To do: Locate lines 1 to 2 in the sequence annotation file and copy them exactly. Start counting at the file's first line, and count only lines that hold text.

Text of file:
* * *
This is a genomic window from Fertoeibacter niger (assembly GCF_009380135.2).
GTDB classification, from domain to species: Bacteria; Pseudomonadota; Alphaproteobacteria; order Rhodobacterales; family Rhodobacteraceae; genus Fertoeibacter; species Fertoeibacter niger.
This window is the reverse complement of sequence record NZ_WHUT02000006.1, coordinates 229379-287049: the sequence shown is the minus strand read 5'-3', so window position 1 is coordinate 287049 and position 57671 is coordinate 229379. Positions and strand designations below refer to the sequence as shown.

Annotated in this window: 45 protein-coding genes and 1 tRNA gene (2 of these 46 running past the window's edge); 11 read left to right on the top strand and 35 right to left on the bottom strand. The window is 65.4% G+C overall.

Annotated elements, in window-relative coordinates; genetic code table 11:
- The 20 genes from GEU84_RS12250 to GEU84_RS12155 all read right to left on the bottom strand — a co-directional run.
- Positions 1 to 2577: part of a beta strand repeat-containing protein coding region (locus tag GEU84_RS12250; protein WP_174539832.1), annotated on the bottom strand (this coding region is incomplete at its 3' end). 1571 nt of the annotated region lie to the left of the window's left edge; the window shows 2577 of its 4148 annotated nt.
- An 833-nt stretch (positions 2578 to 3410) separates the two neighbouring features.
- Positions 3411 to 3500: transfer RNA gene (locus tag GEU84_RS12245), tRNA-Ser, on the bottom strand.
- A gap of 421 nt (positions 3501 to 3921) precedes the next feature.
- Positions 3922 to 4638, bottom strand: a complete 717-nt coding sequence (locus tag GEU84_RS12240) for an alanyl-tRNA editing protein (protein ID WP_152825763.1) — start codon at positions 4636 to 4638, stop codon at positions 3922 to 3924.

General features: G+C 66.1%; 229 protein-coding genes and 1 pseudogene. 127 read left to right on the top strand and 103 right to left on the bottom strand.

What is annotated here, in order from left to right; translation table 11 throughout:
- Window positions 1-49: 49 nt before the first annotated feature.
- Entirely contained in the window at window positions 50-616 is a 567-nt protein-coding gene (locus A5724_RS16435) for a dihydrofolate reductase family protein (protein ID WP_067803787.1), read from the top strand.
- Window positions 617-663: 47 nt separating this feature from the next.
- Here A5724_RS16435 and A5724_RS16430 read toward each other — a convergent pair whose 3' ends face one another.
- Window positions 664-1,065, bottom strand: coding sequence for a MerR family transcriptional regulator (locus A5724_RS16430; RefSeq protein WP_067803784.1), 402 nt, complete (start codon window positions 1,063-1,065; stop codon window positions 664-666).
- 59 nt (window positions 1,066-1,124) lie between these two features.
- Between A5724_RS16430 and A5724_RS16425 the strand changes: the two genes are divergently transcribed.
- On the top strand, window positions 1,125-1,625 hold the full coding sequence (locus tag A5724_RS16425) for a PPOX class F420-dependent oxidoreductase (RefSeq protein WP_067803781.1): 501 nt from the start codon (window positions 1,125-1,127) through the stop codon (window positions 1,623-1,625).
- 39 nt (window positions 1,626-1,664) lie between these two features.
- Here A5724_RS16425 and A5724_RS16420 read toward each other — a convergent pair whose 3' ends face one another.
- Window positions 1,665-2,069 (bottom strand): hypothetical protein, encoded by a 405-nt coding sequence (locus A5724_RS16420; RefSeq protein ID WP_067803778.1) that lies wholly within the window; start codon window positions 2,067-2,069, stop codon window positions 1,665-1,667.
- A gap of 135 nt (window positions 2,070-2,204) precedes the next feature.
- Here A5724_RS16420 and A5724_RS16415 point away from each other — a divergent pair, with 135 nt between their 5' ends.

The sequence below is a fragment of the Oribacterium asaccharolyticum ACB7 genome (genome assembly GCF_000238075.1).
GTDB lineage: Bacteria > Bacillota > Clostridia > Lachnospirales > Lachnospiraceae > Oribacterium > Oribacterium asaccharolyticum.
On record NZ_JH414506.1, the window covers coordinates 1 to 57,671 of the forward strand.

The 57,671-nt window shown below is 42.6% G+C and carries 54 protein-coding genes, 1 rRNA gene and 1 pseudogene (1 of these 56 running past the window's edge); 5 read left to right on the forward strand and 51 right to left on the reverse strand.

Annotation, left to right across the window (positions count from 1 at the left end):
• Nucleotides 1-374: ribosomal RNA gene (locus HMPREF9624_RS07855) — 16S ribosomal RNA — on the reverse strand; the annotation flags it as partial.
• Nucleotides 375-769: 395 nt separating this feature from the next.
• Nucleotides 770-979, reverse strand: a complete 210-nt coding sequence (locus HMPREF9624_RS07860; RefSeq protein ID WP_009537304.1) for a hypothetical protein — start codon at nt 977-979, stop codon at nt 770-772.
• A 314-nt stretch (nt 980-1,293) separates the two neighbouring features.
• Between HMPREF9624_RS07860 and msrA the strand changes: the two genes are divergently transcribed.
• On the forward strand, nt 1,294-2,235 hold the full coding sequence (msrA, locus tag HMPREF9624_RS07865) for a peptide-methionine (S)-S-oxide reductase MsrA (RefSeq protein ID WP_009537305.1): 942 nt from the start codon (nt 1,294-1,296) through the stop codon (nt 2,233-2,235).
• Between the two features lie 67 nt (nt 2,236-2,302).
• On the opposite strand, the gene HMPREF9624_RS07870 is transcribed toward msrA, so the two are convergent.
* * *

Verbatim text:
This is a genomic window from Fertoeibacter niger (assembly GCF_009380135.2).
GTDB classification, from domain to species: Bacteria; Pseudomonadota; Alphaproteobacteria; order Rhodobacterales; family Rhodobacteraceae; genus Fertoeibacter; species Fertoeibacter niger.